Visible satellite imagery suggests a few breaks in the clouds in
   this region, which may help to weaken the cap and lead to a few
   discrete cells for a few hours before congealing into a more
   organized squall line after dark.  Forecast soundings in this region
   suggest the potential for supercells capable of damaging winds,
   hail, and isolated tornadoes.  Even after dark, the intense
   low-level shear may be sufficient for an occasional QLCS tornado
   spin-up, but damaging winds should become the dominant threat.  The
   slight risk area has been extended northward into southern KY for
   this update to reflect 12z model solutions showing more persistent
   and robust convection on the northern end of the squall line. 
   Uncertainty exists how far southeast the threat will persist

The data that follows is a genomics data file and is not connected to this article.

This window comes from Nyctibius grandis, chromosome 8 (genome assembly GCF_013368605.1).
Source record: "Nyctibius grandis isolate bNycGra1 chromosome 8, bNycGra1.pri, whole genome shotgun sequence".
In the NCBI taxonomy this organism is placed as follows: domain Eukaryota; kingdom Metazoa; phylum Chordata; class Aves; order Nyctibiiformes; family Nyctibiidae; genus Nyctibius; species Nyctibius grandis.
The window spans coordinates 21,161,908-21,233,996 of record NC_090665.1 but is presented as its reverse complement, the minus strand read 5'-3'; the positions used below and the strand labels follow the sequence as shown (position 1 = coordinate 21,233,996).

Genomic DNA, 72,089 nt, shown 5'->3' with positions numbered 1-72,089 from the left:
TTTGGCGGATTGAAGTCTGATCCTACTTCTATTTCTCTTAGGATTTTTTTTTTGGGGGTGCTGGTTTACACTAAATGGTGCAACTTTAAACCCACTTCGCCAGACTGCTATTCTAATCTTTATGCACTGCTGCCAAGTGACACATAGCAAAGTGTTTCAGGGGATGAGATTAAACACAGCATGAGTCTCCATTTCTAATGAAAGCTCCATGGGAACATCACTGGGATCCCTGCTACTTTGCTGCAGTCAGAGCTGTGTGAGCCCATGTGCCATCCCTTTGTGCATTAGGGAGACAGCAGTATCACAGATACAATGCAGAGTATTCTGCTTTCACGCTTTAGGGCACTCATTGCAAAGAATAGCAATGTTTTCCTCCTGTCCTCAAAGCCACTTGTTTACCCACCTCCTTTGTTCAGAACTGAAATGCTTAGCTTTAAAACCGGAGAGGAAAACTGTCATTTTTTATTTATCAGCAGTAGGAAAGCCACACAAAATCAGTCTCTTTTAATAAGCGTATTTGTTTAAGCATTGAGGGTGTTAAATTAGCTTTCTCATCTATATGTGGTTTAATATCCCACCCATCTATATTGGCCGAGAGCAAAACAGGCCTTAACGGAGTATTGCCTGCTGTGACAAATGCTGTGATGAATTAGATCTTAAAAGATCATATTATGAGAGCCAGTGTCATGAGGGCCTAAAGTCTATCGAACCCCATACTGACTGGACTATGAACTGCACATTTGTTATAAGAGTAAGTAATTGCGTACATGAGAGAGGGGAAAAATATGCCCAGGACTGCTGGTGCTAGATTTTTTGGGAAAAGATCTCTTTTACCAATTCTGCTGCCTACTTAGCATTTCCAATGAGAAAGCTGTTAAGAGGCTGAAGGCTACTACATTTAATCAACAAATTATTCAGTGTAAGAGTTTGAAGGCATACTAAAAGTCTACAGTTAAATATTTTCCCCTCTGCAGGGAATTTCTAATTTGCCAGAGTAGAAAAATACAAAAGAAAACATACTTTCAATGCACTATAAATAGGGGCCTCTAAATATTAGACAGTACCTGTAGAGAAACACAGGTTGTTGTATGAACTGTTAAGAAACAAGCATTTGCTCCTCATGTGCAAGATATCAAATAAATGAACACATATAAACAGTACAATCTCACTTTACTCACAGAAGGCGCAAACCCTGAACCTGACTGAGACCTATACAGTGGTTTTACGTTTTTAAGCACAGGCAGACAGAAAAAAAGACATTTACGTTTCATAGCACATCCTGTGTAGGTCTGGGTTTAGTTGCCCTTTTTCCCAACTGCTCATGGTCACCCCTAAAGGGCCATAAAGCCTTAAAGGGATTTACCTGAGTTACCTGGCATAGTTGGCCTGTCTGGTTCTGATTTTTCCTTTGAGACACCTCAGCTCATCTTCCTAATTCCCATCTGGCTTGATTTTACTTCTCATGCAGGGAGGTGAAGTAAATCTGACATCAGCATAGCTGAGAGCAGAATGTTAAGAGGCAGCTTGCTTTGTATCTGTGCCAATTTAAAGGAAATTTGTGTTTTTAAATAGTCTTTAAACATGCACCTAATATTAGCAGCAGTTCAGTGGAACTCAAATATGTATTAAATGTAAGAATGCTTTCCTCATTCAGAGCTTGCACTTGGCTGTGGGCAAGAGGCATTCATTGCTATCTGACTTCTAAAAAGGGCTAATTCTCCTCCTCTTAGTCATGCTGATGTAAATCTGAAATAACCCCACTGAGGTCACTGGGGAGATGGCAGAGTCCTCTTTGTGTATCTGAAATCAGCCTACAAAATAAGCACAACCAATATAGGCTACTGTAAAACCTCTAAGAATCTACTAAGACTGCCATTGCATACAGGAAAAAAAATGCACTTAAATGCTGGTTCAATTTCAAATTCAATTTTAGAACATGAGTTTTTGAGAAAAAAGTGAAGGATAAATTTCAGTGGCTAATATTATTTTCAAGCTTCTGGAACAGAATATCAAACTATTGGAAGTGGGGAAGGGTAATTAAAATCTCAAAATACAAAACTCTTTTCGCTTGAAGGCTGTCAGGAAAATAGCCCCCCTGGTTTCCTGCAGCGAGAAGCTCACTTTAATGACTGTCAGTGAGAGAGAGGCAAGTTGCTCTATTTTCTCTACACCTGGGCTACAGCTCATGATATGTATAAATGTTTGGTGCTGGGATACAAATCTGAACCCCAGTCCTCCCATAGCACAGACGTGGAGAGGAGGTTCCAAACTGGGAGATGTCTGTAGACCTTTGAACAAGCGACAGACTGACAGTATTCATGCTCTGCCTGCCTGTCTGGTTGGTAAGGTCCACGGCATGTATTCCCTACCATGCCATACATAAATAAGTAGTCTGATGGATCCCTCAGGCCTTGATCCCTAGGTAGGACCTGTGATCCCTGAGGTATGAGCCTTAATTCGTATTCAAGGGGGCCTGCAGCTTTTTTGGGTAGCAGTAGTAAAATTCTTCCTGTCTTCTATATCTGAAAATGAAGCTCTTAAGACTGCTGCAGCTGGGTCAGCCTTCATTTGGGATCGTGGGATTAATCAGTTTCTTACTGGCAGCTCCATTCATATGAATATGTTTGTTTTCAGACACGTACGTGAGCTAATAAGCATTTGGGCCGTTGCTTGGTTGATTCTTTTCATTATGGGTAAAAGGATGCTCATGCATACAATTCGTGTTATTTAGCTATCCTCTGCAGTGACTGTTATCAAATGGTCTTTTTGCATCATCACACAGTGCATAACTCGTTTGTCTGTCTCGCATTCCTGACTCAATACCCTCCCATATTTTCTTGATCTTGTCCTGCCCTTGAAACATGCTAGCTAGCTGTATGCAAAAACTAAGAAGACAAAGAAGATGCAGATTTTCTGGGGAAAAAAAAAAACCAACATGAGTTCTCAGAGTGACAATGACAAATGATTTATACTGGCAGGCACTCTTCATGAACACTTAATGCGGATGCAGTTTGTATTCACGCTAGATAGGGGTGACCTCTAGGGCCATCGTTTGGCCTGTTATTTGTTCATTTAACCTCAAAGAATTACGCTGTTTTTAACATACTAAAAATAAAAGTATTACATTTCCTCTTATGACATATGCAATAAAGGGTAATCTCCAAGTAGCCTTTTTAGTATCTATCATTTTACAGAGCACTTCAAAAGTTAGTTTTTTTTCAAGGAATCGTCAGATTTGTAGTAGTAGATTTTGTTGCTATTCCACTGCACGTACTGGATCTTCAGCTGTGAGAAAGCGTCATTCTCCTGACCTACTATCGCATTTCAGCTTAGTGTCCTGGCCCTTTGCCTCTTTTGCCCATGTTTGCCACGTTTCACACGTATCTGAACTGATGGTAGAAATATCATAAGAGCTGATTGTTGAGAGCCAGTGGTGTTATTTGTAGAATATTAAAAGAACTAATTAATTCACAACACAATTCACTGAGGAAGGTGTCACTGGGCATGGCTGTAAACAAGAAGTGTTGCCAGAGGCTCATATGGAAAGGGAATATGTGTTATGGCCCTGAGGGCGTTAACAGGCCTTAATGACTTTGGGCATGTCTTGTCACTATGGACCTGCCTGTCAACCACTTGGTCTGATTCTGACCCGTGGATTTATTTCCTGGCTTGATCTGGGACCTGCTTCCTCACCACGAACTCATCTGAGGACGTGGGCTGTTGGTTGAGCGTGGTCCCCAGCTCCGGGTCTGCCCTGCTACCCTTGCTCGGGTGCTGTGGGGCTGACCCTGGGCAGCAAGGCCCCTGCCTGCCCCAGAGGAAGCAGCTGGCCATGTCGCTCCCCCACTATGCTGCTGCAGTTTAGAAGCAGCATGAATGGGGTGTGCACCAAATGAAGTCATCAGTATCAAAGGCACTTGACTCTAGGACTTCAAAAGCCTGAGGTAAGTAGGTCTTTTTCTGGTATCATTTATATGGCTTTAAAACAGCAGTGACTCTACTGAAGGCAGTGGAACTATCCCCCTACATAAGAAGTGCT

overnight into AL, but will not make any changes to this area at
   this time.

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RGENT - WINTER WEATHER MESSAGE
NATIONAL WEATHER SERVICE NASHVILLE TN
1123 AM CST SAT DEC 17 2016

...WINTER WEATHER WILL AFFECT MIDDLE TENNESSEE...

.COLD AIR WILL BE QUICKLY USHERED IN BEHIND THE COLD FRONT STARTING
LATE TONIGHT. THIS WILL CAUSE THE RAIN TO QUICKLY CHANGE OVER TO
SLEET...FREEZING RAIN AND POSSIBLE SNOW. FREEZING RAIN WILL BE THE
MAIN CONCERN WITH A TENTH TO A FIFTEENTH OF AN INCH OF
ACCUMULATIONS ON ELEVATED AND USUALLY COLD SURFACES POSSIBLE.
TEMPERATURES WILL NOT RISE MUCH ON SUNDAY.

TNZ005>009-023>029-056>060-062-093-180300-
/O.NEW.KOHX.WW.Y.0008.161218T0600Z-161218T1200Z/
STEWART-MONTGOMERY-ROBERTSON-SUMNER-MACON-HOUSTON-HUMPHREYS-
DICKSON-CHEATHAM-DAVIDSON-WILSON-TROUSDALE-PERRY-HICKMAN-LEWIS-
WILLIAMSON-MAURY-RUTHERFORD-WAYNE-